This refers of course to the Catholic Church, but as the authors of “‘Jesus Was a Jew’” point out, the way Christianity is presented in Israeli schools are focused disproportionately on the Catholic Church. They maintain that this does not reflect sheer ignorance concerning the various Christian denominations, but is rather an implicit defense of the monopoly held by Orthodox Judaism in Israel itself. That is: “The nearly exclusive addressing of Catholicism in the Israeli classroom also enables the defining of Orthodox Judaism as the sole, legitimate basis for Israeli Jewish identity.”
But the textbook mentioned above also leaves teachers a lot of latitude to present Christianity in a negative light, if only by their use of the term “Yeshu,” as the man from Nazareth is called in rabbinic tradition, instead of Yeshua (or even Yehoshua) – the correct Hebrew translation of the Greek name used in the New Testament, the name the man of Nazareth shared with Moses’s successor Joshua. The religious public in Israel is in many cases aware of the traditional interpretation of the term “Yeshu”: an acronym in Hebrew for “may his name and memory be blotted out.”
Ramon, Gabel, and Wasserman note that the failure of the 1990s attempts at reform in this realm is testimony to the victory of “more closed and ethnocentric tendencies in shaping the identity of Israeli state school graduates.” In state-religious schools, which add religion-driven polemics to the typical Israeli historical revulsion vis-a-vis Christianity, the hostility toward that religion is perhaps even greater. In another sixth-grade history textbook, one intended for the religious schools (“From Generation to Generation,” Vol. 1), focusing on the Roman era and up to that empire’s destruction of Jerusalem, Jesus is mentioned only in passing. The miracles performed by Jesus, who is again referred to as “Yeshu,” are attributed to his expertise in medicinal herbs.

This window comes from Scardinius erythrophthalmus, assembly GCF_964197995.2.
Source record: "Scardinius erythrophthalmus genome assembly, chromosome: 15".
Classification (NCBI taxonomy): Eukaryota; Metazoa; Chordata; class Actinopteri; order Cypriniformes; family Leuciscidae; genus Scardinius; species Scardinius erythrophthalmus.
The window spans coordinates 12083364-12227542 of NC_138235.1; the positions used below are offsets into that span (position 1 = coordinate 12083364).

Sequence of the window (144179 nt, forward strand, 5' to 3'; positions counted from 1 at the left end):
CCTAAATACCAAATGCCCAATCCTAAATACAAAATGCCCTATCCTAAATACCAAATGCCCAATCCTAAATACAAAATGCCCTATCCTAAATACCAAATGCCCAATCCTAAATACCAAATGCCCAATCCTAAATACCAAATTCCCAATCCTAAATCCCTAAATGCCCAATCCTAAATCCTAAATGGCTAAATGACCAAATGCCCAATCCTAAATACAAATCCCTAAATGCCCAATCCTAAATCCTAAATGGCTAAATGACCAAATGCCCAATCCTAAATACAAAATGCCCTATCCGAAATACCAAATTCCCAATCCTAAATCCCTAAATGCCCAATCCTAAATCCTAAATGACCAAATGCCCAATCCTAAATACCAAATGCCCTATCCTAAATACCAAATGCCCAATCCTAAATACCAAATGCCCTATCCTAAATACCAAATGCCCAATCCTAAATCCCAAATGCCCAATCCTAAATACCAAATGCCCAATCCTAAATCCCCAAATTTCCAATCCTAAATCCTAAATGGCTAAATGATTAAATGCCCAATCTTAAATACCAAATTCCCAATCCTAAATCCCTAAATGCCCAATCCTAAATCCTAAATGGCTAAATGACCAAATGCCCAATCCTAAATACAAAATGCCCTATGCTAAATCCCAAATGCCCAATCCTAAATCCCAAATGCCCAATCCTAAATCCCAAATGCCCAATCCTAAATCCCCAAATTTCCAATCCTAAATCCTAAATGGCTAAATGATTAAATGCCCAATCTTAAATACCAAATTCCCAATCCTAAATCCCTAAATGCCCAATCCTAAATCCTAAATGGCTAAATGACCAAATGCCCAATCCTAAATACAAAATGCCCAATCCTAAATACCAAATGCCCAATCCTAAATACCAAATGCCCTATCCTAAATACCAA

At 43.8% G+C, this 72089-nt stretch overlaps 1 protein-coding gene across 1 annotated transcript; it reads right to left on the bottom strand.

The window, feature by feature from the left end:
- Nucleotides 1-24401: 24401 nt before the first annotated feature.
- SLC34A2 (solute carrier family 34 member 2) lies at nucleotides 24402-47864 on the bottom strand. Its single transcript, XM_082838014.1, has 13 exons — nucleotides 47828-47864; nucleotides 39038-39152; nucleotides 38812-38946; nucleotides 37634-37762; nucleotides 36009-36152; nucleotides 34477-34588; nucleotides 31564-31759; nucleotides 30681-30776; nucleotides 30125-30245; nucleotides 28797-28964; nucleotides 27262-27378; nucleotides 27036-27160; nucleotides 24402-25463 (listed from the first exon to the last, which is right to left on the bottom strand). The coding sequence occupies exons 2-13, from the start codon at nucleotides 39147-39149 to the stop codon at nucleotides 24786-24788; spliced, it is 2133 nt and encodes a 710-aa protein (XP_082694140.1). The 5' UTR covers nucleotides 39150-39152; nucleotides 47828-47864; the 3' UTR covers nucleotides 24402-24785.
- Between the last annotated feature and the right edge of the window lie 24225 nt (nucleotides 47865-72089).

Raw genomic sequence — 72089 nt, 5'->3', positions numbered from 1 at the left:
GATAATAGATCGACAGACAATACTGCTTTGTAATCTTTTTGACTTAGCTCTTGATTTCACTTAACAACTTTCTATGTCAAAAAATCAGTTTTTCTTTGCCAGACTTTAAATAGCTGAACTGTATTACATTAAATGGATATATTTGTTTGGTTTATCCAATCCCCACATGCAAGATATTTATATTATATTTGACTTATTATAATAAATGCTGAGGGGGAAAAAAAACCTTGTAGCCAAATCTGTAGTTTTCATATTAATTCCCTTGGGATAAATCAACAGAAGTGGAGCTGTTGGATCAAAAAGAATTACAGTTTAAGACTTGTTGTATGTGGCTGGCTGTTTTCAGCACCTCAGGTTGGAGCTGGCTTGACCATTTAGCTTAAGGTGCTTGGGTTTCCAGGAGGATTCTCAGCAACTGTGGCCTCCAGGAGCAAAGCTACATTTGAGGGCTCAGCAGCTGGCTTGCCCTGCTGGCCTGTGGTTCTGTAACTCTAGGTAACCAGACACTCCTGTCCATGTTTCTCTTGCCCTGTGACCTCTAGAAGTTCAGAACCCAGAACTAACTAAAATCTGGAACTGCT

In any event, according to that textbook, only the simple folk believed in him, he preached against the tradition of the sages and was convicted for being an inciter and sorcerer. The description borrows heavily from rabbinic polemics. Not only is Christianity presented as a polytheistic faith, but one ostensibly lacking all logic. In that context, this past year, Karma Ben-Johanan, a historian of religion, published “Reconciliation and Its Discontents: Unresolved Tensions in Jewish-Christian Relations” (Tel Aviv University; in Hebrew) – a comprehensive study of the disturbing attitudes of Orthodox Judaism in Israel toward Christianity.
“Jesus Was a Jew” illuminates the need to alter the discourse and message that the Israeli education system is imparting to future generations. The material being taught is not preparing the pupil to become acquainted with a religious tradition that is venerated by a considerable part of the world’s population and also constitutes an important community in Israeli society. Although a negative attitude toward Christianity may be understandable in light of Jewish history, the fact is that in the State of Israel where Jews are a majority and are sovereign, it is the state’s responsibility to treat all of its citizens, including those who are Christian, with equality and with dignity.
At a time when many Christians are working sincerely and diligently to uproot every vestige of the historic doctrine of contempt vis-a-vis the Jews or Judaism, the time is ripe for those responsible for education in Israel to be on their guard against disdain and enmity on the part of Jews toward the Christians and Christianity. The important book under review here attests to the challenge facing us.
Father David Neuhaus is the superior of Holy Land Jesuits and director of the Pontifical Biblical Institute in Jerusalem.